Appalachia Recognized

The following excerpt was taken from Edward Francisco‘s introduction, “Appalachia Recognized,” in The South in Perspective:  An Anthology of Southern Literature (2001 Prentice Hall p.1058-59) This anthology is the only Southern literary compilation to feature Appalachian literature as its own category. Works from writers within the region are acknowledged and celebrated. Edward, Robert Vaughan, and Linda Francisco worked tirelessly to compile an outstanding compendium of Southern and Appalachian literature. In addition to Appalachian literature, their endeavor highlights over four hundred years of Southern literature, uniquely dividing the contents of each writing era into “Upper South” and “Lower South.” This undertaking is brilliantly written and organized.                                                                            –Delonda Anderson, Chief Editor, Appalachia Bare



Appalachia Recognized

Stereotypes, often lurid and derogatory, are never far from “the nature and meaning of Appalachian otherness.” Consider the archetypal hillbilly, “provoking a range of responses, from an odd kind of comfort to a real terror. He is our “symbolic American country cousin,” the slack-jawed yokel at whom we poke fun from a distance but who terrifies us at close range. He symbolizes “an uncomfortable and unwelcome opening into history we have tried to forget, our conflict memory of the pain and heartache of living in the dirt on the frontier.” Even his rude, spare accessories are inseparable from his image as a figure of folk legend. His squirrel rifle, outhouse, and moonshine whisky jug are the stuff of innumerable caricatures reinforcing our cultural and economic superiority at his expense. His wife, the rock-faced “maw” found in such comic strips as L’il Abner and Snuffy Smith, provides an additional “decorative snapshot” in a family album too often characterized by “coarseness, brutality, and unspeakable possibilities spawned in the darkest corners of our consciousness.” The hillbilly’s backwardness – his aversion to civilized amenities and to a way of life ratified by the cities – offers a “useful negative object lesson, a keep-away sign” pointing to the superiority of mainstream, which is to say urban culture and the comforts offered there.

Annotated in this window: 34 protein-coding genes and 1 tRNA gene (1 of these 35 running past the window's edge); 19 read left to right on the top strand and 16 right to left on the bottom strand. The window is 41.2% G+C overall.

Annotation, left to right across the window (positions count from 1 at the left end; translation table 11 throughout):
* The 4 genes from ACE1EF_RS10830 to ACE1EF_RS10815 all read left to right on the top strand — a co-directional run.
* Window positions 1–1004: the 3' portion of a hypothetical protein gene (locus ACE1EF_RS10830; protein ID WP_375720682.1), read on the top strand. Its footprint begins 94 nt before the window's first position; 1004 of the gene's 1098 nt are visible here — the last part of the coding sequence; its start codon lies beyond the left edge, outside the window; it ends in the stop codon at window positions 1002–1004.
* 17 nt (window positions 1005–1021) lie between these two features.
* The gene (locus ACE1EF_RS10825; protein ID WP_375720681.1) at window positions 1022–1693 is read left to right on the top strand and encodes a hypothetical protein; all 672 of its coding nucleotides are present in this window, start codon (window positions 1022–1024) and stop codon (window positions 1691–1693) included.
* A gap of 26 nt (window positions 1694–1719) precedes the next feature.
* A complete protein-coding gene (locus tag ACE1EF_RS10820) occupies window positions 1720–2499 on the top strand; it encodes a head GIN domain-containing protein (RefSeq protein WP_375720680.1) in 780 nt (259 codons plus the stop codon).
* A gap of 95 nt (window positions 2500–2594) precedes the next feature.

Yet, the mountaineer, the hillbilly, is ironically the most democratic and fiercely individualistic of our longstanding cultural icons. In many ways, he represents the best traditions of the South and of the nation. At first glance, there is little of the romance about him that we associate with such Southern types as the Cavalier or Planter. He has almost nothing in common with either, having had little inclination for rewriting his family’s list or for owning other human beings as a way of getting work done that the hillbilly can do himself.

Suspicious of pseudoaristocrats and people who put on airs, the early Appalachian mountaineer rejected the coastal Southerner’s obsession with genealogy. As John Rice Irwin, founder and Director of the Museum of Appalachia in Norris, Tennessee, points out, people of the Southern Appalachian Mountains “were reflective, philosophical, and even studious, when it came to unwritten history; but in referring to the ‘old’ family members they never got beyond ‘Virginia, North Carolina, or Pennsylvania.’” The reason, Rice contends, was that rural mountain folk considered themselves foremost to be “all Americans, and if pushed as to where one’s family was from, the patriarch might say ‘they was Irish or they was Scotch-Irish,’ or that ‘they come from across the waters.’” Appalachian scholar Billy Kennedy identifies a similar tendency, suggesting that the Scots-Irish emigrant families who settled in the American frontier during the eighteenth century “were a unique breed of people with an independent spirit which boldly challenged the arbitrary power of monarchs and established church prelates.” Consequently, “almost everyone, it seems, who has written about this region refers admirably [to its inhabitants] as a brave, hard working independent, self-reliant, and fiercely honest people.”